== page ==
Distribution, Abundance, and Spatial Variability of Microplastic Pollution in Surface Waters of Lake Superior
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Plastic pollution in oceans and lakes has been a concern for more than three decades, and largely through the breakdown of large plastics, microplastic pollution has been of real concern for over 20 years. Most research has focused on marine settings but freshwater systems are equally vulnerable to microplastic pollution. The Laurentian Great Lakes system has been the subject of little microplastic research and Lake Superior has received even less focus than the other four lakes. The objective of this study is to fill that knowledge gap and determine the abundance and spatial distribution, spatial variability, and polymer identities of microplastic pollution in the surface waters of Lake Superior. In 2014, 94 double net samples were collected from the surface waters of Lake Superior and preserved. These samples comprise the most comprehensive surface water survey of any of the Great Lakes to date, and the first to employ double neuston net trawls. Since there is not yet a standardized sampling method, a comparison of side-by-side samples will indicate whether single net surveys are sufficient and could be used as the standard sampling method. A total of 187 samples was processed using wet peroxide oxidation and analyzed using a dissecting microscope. A sampling of all plastic particles collected were also analyzed using FTIR spectrometry to determine polymer identity. Abundances calculated throughout Lake Superior show wide variability, ranging between 4,000 to more than 100,000 particles/km2 but the majority of locations have an abundance between 20,000 to 50,000 particles/km2. Average abundance in Lake Superior is 30,271 particles/km2 (95% confidence interval of the mean ranges from 20,917 to 39,797 particles/km2) which suggests a total count of more than 2.4 billion (1.7 to 3.3 billion) particles across the lake’s surface. Both the calculated average and lake wide total for Superior are higher than Lake Michigan, which as an average abundance of 17, 276 particles/km2 and holds roughly 1 billion particles. Lake Erie is more polluted than both Lake Superior and Lake Michigan, with an average abundance of 105,502 particles/km2 and a total of roughly 2.7 billion particles. Lake Superior was expected to have lower abundances than Lake Michigan because of lower population density and industrialization, but the higher numbers can likely be attributed to the greater size and longer residence time of Lake Superior. Distributions of plastic particles, characterized by size fraction and type, differed between nearshore and offshore samples and between samples collected in Eastern versus Western portion of the lake. No difference was detected between the paired net samples, indicating that single net sampling produces a representative estimate of microplastic particle abundance and distribution within a body of water. Most of the particles found were fibres (67%), and most were contained in the smallest classified size fraction (0.3-1 mm) indicative of the low population density and industrialization along the shores of Lake Superior. The most common type of polymer found was polyethylene (51%), followed by polypropylene (19%) which was expected given global plastics production is dominated by polyethylene, followed by polypropylene. This is also similar to results obtained from other studies. Types of plastic present, when separated by morphology and size, can help identify pollution sources which is a necessary step in plastic pollution management.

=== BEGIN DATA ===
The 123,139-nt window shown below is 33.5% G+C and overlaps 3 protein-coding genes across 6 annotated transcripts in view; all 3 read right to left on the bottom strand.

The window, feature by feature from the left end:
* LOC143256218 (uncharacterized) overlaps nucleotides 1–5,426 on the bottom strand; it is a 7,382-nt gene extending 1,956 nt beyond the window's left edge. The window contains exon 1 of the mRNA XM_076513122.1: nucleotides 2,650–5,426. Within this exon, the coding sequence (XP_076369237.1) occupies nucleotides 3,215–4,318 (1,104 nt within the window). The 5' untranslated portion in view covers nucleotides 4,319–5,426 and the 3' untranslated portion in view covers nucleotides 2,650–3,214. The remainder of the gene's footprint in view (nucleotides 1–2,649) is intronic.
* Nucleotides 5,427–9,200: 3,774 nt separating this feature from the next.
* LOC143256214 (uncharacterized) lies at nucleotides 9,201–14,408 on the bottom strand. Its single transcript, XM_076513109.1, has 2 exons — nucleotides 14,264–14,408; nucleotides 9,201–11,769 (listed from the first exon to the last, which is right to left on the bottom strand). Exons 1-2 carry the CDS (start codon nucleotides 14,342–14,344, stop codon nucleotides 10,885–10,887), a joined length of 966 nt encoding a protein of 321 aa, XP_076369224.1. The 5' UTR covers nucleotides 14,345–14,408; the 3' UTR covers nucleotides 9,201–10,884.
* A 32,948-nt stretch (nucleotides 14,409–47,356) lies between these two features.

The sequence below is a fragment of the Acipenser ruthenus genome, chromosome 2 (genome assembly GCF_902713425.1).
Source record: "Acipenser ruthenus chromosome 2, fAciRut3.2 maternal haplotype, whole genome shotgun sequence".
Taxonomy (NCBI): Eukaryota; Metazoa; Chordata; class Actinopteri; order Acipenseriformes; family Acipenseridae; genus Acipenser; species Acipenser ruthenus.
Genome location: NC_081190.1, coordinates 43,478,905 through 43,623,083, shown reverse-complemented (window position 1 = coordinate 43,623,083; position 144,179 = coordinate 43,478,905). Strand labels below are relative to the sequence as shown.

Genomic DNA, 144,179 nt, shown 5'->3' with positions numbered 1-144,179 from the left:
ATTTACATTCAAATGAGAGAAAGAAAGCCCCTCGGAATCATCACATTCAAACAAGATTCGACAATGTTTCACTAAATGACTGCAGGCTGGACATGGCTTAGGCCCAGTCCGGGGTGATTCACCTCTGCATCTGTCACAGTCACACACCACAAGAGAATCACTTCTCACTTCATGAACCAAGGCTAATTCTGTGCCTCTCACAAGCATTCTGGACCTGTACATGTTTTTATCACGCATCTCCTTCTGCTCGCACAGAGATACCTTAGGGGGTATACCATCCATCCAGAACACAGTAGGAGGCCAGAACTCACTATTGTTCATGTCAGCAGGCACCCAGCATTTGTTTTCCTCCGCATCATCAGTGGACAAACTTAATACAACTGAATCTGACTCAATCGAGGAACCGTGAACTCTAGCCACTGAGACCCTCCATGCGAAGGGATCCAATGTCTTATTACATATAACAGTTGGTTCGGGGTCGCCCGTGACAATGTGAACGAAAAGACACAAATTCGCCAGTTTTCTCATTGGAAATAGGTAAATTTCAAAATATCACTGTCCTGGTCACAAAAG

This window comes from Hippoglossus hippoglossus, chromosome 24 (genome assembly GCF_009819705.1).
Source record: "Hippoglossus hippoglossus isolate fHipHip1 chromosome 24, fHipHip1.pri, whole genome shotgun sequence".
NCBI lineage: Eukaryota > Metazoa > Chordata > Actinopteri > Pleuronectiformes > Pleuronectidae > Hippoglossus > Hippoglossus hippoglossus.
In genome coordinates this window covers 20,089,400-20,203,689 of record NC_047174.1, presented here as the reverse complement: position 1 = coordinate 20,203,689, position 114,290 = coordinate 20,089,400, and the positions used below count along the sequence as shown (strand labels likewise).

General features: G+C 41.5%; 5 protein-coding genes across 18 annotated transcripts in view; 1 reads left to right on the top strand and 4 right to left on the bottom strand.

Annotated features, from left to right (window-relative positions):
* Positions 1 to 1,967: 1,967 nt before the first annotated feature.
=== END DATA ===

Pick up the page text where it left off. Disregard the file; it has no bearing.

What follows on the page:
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Kara Cox (2018). Distribution, Abundance, and Spatial Variability of Microplastic Pollution in Surface Waters of Lake Superior. UWSpace. http://hdl.handle.net/10012/13592